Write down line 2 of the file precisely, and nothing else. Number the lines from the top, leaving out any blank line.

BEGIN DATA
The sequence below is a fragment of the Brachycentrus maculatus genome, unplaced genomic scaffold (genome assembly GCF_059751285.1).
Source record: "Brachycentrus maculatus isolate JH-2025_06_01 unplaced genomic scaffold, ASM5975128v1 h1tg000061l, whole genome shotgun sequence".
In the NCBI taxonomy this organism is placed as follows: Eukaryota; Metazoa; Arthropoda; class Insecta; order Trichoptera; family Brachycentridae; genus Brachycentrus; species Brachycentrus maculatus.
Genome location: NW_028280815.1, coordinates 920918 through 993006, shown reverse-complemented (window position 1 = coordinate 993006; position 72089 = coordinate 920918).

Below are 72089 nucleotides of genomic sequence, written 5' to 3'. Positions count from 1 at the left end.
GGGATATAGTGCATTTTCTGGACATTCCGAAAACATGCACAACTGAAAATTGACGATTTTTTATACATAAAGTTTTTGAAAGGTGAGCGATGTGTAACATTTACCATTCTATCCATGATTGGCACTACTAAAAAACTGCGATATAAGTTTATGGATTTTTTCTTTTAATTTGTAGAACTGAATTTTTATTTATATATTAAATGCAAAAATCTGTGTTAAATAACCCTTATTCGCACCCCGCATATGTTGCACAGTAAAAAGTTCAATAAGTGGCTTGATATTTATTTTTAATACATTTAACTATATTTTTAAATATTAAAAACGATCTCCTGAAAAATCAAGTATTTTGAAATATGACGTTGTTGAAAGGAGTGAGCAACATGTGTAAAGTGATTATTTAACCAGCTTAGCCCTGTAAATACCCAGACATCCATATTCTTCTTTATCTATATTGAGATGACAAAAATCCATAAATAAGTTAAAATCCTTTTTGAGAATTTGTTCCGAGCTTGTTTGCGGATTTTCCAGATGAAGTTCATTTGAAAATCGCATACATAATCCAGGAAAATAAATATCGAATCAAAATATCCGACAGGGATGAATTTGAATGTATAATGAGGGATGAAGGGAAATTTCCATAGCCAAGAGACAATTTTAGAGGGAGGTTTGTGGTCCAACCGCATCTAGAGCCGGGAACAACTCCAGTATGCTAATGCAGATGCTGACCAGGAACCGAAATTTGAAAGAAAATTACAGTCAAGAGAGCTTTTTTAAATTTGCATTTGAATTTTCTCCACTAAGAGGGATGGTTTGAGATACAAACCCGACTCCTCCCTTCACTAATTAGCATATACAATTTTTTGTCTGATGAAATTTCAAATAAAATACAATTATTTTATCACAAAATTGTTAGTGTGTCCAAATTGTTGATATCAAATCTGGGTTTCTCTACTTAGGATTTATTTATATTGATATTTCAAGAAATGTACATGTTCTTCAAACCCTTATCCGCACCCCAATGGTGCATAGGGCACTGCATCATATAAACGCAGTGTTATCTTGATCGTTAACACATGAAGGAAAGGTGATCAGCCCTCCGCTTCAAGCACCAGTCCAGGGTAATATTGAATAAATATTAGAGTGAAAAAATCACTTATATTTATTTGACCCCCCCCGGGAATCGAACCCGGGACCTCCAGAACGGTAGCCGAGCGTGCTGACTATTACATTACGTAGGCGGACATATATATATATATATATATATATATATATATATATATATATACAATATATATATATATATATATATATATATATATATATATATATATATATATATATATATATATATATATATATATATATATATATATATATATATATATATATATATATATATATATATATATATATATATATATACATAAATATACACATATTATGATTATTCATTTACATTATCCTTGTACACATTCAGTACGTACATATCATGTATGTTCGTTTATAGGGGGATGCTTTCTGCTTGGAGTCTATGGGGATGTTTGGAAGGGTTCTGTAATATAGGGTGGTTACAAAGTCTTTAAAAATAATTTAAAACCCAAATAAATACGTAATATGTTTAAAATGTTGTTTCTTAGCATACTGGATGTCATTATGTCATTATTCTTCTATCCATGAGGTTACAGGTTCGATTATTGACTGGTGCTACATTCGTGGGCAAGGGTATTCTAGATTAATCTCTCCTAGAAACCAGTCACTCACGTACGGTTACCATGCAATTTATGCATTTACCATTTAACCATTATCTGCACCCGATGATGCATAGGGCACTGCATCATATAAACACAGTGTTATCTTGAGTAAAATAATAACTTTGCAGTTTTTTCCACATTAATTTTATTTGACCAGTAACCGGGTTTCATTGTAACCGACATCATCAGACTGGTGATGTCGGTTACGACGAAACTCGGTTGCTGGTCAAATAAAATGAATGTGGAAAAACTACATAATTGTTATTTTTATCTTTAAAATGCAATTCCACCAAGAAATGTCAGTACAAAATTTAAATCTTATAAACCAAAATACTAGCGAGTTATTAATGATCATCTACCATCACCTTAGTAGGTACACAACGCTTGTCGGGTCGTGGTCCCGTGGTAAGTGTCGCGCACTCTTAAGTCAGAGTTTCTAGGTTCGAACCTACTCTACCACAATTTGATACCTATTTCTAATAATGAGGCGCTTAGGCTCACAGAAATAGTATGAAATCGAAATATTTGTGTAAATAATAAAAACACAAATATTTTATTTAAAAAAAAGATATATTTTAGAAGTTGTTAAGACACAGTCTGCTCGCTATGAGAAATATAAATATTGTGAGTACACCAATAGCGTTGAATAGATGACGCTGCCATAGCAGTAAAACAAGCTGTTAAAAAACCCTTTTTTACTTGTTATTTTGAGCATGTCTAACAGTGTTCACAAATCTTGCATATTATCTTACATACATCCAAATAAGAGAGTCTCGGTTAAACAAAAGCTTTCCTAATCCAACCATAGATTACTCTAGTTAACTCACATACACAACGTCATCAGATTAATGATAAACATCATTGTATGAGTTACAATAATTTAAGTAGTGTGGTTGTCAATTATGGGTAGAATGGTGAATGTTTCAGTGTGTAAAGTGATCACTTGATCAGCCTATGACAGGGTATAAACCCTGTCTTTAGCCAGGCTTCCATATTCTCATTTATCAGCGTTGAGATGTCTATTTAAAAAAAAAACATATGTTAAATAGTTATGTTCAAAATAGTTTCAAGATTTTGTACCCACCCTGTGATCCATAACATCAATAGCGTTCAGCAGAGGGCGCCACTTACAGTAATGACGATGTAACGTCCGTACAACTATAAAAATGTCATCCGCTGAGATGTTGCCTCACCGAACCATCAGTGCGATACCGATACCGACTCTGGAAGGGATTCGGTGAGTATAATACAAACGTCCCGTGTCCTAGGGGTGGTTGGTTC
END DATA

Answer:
Source record: "Brachycentrus maculatus isolate JH-2025_06_01 unplaced genomic scaffold, ASM5975128v1 h1tg000061l, whole genome shotgun sequence".